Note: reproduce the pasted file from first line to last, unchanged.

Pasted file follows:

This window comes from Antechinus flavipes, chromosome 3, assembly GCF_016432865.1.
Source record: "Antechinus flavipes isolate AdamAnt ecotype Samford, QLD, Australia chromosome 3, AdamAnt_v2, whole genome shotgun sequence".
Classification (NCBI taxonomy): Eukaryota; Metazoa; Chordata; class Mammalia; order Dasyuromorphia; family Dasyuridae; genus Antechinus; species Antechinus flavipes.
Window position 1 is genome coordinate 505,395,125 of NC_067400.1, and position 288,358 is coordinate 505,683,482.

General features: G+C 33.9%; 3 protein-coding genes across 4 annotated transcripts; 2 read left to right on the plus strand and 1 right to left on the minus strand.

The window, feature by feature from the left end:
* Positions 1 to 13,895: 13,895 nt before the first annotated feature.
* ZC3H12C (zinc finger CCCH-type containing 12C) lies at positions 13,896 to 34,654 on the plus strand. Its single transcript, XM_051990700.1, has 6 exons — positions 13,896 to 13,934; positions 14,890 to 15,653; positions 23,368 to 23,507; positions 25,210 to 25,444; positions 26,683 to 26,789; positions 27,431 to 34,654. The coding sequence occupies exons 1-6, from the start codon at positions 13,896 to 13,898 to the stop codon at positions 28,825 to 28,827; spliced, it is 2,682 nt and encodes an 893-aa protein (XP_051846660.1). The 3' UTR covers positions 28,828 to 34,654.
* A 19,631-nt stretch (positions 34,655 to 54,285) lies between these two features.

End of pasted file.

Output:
This window comes from Antechinus flavipes, chromosome 3, assembly GCF_016432865.1.
Source record: "Antechinus flavipes isolate AdamAnt ecotype Samford, QLD, Australia chromosome 3, AdamAnt_v2, whole genome shotgun sequence".
Classification (NCBI taxonomy): Eukaryota; Metazoa; Chordata; class Mammalia; order Dasyuromorphia; family Dasyuridae; genus Antechinus; species Antechinus flavipes.
Window position 1 is genome coordinate 505,395,125 of NC_067400.1, and position 288,358 is coordinate 505,683,482.

General features: G+C 33.9%; 3 protein-coding genes across 4 annotated transcripts; 2 read left to right on the plus strand and 1 right to left on the minus strand.

The window, feature by feature from the left end:
* Positions 1 to 13,895: 13,895 nt before the first annotated feature.
* ZC3H12C (zinc finger CCCH-type containing 12C) lies at positions 13,896 to 34,654 on the plus strand. Its single transcript, XM_051990700.1, has 6 exons — positions 13,896 to 13,934; positions 14,890 to 15,653; positions 23,368 to 23,507; positions 25,210 to 25,444; positions 26,683 to 26,789; positions 27,431 to 34,654. The coding sequence occupies exons 1-6, from the start codon at positions 13,896 to 13,898 to the stop codon at positions 28,825 to 28,827; spliced, it is 2,682 nt and encodes an 893-aa protein (XP_051846660.1). The 3' UTR covers positions 28,828 to 34,654.
* A 19,631-nt stretch (positions 34,655 to 54,285) lies between these two features.